There can be no doubt that Stravinsky's move to the USA in 1939 and the enthusiasms of his friend and assistant Robert Craft broadened his literary horizons and profoundly influenced his art. Gradually weaning himself away from the company of Russian émigrés Stravinsky courted the friendship of American and English writers in California. W H Auden, who also emigrated permanently to the USA in 1939, had just finished his Pulitzer Prize-winning meditation on urban loneliness, The Age of Anxiety, when Stravinsky proffered the idea of an opera in English based on William Hogarth's satirical series of etchings The Rake's Progress in 1947. The poet's fluency with historical forms from Icelandic sagas to alliterative Anglo-Saxon verse, and mastery of imitation and parody, perfectly suited Stravinsky's neo-classical interpretation of 18th-century England; and Auden's skill in stylishly combining complex philosophical concepts with topical references imbued the opera with depth and relevance to contemporary life. But where he scored above previous collaborators was in his adaptability and commitment to meeting the composer's requirements: always willing to provide alternative or extra lines of verse on demand he also engaged the writing help of partner Chester Kallman, whose knowledge and love of opera exceeded his own. Auden and Stravinsky delighted in working within strict structural limits, they shared a passion for clarity and held similar views on the nature of beauty and goodness. Stravinsky's summative work is sometimes predictably square and wordy, sounding at times like quasi-Mozartian ballad opera, but it is a triumph of exuberance and is, as Stravinsky described it, 'in the highest sense a collaboration'.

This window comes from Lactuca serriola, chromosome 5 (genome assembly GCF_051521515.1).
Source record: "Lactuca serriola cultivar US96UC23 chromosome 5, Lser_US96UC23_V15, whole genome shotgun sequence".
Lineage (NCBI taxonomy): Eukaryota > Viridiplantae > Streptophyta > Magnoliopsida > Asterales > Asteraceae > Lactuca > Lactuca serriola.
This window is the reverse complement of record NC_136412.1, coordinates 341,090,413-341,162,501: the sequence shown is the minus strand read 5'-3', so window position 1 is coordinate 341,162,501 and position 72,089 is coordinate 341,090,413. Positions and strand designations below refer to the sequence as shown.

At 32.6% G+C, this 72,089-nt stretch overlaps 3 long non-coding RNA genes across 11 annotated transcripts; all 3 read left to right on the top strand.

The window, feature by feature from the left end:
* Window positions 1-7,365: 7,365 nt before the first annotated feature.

Dylan ThomasSeveral other writers made an impact on Stravinsky during the last thirty years of his life, notably Aldous Huxley, Dylan Thomas and T S Eliot. Stravinsky's friendship with Huxley was rooted in a fascination with his intellect and erudition. Already resident in California when Stravinsky arrived, the author of Brave New World (1932) proved to be the 'most delectable conversationalist' - and in fluent French at a time when Stravinsky was still grappling with English. Stravinsky dedicated his inventive and compressed orchestral Variations to the memory of Huxley in 1964.

Dylan Thomas was giving readings in New York and trying out his 'play for voices' Under Milk Wood when Stravinsky contacted him in 1953. They discussed collaborating on an opera about a post-atomic earth where a man and woman re-discover the natural world (bearing strong parallels to Stravinsky's last stage work, The Flood). But before Thomas could take up Stravinsky's offer of a month in Hollywood to sketch the libretto he died unexpectedly in New York, of diabetes aggravated by alcoholism. Greatly saddened by the news, Stravinsky eventually produced a commemorative chamber setting of Thomas's poem 'Do not go gentle into this good night' flanked by Gabrieli-like 'dirge canons' for trombones and strings.

American-born Nobel Prize-winning poet T S Eliot proved an elusive catch, even in life. In his role as editor for Faber he pursued an interest in publishing books of Stravinsky's conversations but genteelly eschewed the composer's many suggestions of collaborating on a stage work about Noah during the 1950s. Eventually, when a Cambridge publisher asked him to supply material for a new hymnal Eliot suggested it to Stravinsky. The result was no hymn but a tricky yet haunting unaccompanied setting of lines from Little Gidding, the last part of Eliot's Four Quartets, 'The dove descending breaks the air' (1962). Eliot's death prompted a further piece: the brief Introitus (1965) that sets the Requiem aeternam from the Mass for the Dead and became in effect a study for the 83-year-old Stravinsky's last great work, the Requiem Canticles.

© Madeleine Ladell/BBC